Income Mobility among Social Groups

Looking at income mobility across different social groups in India using the India Human Development Survey data from 2004–05 and 2011–12, different notions of mobility are calculated. Average mobility across quintiles is seen to be higher among backward castes. Higher inter-temporal mobility among households belonging to Scheduled Castes and Other Backward Classes is noticed, while positional movement is similar across different social groups. Per capita absolute income changes are seen to be the highest for forward castes, while per capita directional income changes were highestfor sc households.

Economic Determinants of the Maoist Conflict in India

India’s Maoist movement is often thought to be rooted in economic deprivation. A review of the emerging literature and descriptive evidence from a district-level data set on Maoist conflict indicates that the relationship between underdevelopment andMaoist activity cannot be explained in simple economic terms. At the state level, Maoistconflict-affected states have similar growth trends and do not score lower on development measures. In a cross section of districts, the most robust predictor of Maoist activity is forest cover, which could reflect the importance of strategic terrain factors as well as the relevance of forest rights and forest produce.

Silenced and Marginalised

An attempt has been made to demonstrate the linkages between the socio-economic-cultural marginalisation of children and their educational marginalisation. This is achieved through a thick description of the living and working conditions of the children, and the interplay between the factory, residence, school, market, family and other support systems, in order to gauge the social reality of these children.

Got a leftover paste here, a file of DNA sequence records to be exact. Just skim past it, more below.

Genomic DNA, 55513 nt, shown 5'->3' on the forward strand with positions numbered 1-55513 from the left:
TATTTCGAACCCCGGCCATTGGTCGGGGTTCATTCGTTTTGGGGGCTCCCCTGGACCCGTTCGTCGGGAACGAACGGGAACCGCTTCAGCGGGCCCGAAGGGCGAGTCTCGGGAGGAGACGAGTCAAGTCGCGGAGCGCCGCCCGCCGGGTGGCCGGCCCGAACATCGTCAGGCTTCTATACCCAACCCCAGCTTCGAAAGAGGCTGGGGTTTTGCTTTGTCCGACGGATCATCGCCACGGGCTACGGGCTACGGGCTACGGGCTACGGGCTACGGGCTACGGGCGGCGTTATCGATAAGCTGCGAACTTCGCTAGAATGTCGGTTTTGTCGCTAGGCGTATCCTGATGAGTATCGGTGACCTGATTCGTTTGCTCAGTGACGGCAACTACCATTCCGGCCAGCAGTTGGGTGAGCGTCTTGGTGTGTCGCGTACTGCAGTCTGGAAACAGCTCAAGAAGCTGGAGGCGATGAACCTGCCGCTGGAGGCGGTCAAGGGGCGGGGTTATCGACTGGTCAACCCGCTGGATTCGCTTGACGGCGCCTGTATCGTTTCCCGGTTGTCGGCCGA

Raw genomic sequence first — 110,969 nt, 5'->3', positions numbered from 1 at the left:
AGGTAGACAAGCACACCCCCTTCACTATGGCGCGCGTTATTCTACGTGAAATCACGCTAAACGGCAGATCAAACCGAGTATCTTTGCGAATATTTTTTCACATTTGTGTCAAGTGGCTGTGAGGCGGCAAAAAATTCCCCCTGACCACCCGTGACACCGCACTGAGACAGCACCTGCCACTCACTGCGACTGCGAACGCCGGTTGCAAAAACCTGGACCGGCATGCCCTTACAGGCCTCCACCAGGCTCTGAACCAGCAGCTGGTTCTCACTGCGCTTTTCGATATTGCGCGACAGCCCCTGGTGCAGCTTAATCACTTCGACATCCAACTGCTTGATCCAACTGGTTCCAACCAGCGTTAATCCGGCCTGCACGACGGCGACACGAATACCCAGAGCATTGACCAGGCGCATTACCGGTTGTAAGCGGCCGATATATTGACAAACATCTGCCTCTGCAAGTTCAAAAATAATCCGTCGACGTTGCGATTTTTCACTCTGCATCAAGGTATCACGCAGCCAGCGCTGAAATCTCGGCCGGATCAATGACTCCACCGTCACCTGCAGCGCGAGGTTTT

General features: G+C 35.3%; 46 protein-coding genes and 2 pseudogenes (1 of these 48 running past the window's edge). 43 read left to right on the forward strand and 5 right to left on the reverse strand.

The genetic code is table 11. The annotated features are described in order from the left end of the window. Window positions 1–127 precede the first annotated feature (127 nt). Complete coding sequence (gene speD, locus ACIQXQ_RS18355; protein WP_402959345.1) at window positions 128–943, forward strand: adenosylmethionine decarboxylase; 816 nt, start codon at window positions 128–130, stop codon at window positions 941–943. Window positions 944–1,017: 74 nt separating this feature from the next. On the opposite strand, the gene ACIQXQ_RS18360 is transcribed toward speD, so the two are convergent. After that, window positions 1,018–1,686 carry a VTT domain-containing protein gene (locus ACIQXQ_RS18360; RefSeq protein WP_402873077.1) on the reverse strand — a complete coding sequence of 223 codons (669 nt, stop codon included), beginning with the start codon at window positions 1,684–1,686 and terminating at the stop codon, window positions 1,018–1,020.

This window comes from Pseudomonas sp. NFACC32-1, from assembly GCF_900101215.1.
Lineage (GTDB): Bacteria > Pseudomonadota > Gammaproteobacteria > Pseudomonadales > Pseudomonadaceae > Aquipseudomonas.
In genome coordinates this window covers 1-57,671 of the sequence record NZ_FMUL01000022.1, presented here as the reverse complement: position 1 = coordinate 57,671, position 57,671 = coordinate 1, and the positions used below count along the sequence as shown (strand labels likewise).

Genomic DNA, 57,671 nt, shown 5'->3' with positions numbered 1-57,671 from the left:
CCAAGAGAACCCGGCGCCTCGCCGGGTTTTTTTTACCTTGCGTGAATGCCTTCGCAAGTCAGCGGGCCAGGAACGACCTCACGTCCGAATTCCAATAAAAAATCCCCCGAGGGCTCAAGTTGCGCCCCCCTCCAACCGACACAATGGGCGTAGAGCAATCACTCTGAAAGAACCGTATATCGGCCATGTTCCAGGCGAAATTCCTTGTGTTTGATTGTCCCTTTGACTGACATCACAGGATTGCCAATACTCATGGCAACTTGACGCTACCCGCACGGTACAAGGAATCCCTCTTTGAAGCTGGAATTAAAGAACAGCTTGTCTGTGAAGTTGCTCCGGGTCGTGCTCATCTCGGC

Involuntary Exclusion and the Formal Financial Sector

Financial inclusion is a policy priority in India, with the focus on the supply-side of the financial inclusion drive and programmes such as the Pradhan Mantri Jan-Dhan Yojana. Insufficient attention, however, has been paid to the use of banking services by people at the bottom of the pyramid in order to understand what constrains them from using the formal financial services on offer. This study looks at the causes of involuntary exclusion from formal financial services in the slums of Delhi.

Mega-projects and the Erosion of Human Security

The Brahmaputra Cracker and Polymer Limited petrochemical complex was an outcome of the Assam Accord and was aimed at promoting the socio-economic development of Assam. This study reveals that the project has degraded the environment and common property resources of 10 villages surrounding the plant, and adversely affected the health, food security, livelihoods and cultural life of villagers.

Women in MGNREGS in Telangana and Andhra Pradesh

Based on secondary data from the National Sample Survey Office and a household-level survey of four villages in Andhra Pradesh and Telangana, the study found that the Mahatma Gandhi National Rural Employment Guarantee Scheme has a number of direct and indirect benefits. Overall, it was found that, in both rural Andhra Pradesh and Telangana, women’s participation in the MGNREGS has been encouraging and beneficial.